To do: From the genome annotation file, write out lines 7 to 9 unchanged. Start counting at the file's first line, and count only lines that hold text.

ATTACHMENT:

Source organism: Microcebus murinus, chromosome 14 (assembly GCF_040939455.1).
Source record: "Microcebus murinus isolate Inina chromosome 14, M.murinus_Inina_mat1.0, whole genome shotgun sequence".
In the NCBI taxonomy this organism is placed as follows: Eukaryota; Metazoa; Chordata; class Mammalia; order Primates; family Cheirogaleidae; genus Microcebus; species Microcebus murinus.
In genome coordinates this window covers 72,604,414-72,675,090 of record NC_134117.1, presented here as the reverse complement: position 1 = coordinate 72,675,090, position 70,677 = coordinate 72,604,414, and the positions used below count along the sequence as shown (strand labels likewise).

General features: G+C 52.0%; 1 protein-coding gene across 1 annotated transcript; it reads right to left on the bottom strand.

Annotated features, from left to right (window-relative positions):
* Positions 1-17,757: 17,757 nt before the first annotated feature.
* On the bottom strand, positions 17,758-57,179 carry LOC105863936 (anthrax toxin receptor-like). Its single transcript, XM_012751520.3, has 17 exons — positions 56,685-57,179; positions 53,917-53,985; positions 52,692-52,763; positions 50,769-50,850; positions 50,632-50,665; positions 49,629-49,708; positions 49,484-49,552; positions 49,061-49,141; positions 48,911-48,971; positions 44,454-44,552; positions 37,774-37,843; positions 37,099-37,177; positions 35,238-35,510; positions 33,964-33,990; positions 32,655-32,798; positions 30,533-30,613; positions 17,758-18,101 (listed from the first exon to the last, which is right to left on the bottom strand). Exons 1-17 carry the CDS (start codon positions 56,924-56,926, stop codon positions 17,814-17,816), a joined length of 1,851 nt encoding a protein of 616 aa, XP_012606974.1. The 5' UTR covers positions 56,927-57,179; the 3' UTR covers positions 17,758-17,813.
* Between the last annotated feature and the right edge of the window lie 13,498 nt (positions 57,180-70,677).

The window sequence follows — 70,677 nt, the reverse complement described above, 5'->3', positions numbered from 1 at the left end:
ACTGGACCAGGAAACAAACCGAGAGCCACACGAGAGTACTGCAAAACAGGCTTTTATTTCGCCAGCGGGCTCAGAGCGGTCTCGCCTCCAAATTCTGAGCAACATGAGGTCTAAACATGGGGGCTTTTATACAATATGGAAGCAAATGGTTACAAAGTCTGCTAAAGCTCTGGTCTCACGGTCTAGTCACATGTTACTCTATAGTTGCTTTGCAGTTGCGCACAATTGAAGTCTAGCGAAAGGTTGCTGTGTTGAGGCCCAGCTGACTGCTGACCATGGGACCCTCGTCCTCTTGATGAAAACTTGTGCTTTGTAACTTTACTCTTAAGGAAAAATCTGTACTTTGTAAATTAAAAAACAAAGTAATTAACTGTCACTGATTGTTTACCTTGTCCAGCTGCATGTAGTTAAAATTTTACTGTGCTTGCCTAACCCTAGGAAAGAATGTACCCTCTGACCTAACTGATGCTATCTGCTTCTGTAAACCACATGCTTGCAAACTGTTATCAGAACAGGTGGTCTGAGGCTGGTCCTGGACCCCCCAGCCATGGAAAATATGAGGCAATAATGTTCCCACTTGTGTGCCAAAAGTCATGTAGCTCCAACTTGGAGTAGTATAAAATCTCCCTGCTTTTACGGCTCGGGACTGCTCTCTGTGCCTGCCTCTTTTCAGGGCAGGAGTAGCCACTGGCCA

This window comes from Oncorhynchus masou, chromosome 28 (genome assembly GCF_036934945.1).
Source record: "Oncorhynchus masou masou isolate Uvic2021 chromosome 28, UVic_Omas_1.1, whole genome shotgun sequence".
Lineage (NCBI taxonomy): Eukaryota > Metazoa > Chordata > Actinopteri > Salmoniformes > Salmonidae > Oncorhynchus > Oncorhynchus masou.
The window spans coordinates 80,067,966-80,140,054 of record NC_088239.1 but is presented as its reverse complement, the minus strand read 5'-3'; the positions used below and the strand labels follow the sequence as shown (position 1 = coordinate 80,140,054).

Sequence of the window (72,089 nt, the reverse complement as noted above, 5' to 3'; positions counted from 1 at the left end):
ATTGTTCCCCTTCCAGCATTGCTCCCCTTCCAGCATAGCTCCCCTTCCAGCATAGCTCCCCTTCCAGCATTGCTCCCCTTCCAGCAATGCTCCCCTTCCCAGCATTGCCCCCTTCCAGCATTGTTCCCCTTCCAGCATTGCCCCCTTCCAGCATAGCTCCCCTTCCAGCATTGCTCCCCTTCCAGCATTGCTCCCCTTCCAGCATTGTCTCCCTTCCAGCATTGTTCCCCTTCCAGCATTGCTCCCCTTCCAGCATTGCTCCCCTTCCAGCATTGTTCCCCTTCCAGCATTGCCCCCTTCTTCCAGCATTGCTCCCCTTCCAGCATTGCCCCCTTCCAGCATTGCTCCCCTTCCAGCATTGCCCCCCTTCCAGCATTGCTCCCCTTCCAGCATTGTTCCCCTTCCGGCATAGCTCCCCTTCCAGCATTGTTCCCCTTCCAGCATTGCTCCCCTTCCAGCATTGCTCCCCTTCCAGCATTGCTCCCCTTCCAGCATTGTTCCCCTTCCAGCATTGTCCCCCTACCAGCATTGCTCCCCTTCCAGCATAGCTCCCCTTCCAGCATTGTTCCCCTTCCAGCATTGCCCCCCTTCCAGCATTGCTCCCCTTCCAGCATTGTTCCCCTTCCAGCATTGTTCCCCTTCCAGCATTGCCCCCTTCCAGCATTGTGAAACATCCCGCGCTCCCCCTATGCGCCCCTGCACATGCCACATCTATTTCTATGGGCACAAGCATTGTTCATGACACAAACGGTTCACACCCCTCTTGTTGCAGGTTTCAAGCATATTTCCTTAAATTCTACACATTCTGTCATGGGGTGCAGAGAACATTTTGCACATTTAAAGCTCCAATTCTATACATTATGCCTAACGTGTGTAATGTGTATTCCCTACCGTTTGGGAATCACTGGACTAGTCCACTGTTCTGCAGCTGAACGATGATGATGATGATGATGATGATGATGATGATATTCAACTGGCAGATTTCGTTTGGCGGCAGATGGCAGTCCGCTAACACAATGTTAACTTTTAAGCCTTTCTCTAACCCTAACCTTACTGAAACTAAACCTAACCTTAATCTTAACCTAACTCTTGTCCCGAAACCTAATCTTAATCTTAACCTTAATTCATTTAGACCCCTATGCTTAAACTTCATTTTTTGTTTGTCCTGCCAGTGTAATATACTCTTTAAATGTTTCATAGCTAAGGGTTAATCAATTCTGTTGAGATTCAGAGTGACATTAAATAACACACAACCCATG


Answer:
* Positions 1-17,757: 17,757 nt before the first annotated feature.
* On the bottom strand, positions 17,758-57,179 carry LOC105863936 (anthrax toxin receptor-like). Its single transcript, XM_012751520.3, has 17 exons — positions 56,685-57,179; positions 53,917-53,985; positions 52,692-52,763; positions 50,769-50,850; positions 50,632-50,665; positions 49,629-49,708; positions 49,484-49,552; positions 49,061-49,141; positions 48,911-48,971; positions 44,454-44,552; positions 37,774-37,843; positions 37,099-37,177; positions 35,238-35,510; positions 33,964-33,990; positions 32,655-32,798; positions 30,533-30,613; positions 17,758-18,101 (listed from the first exon to the last, which is right to left on the bottom strand). Exons 1-17 carry the CDS (start codon positions 56,924-56,926, stop codon positions 17,814-17,816), a joined length of 1,851 nt encoding a protein of 616 aa, XP_012606974.1. The 5' UTR covers positions 56,927-57,179; the 3' UTR covers positions 17,758-17,813.
* Between the last annotated feature and the right edge of the window lie 13,498 nt (positions 57,180-70,677).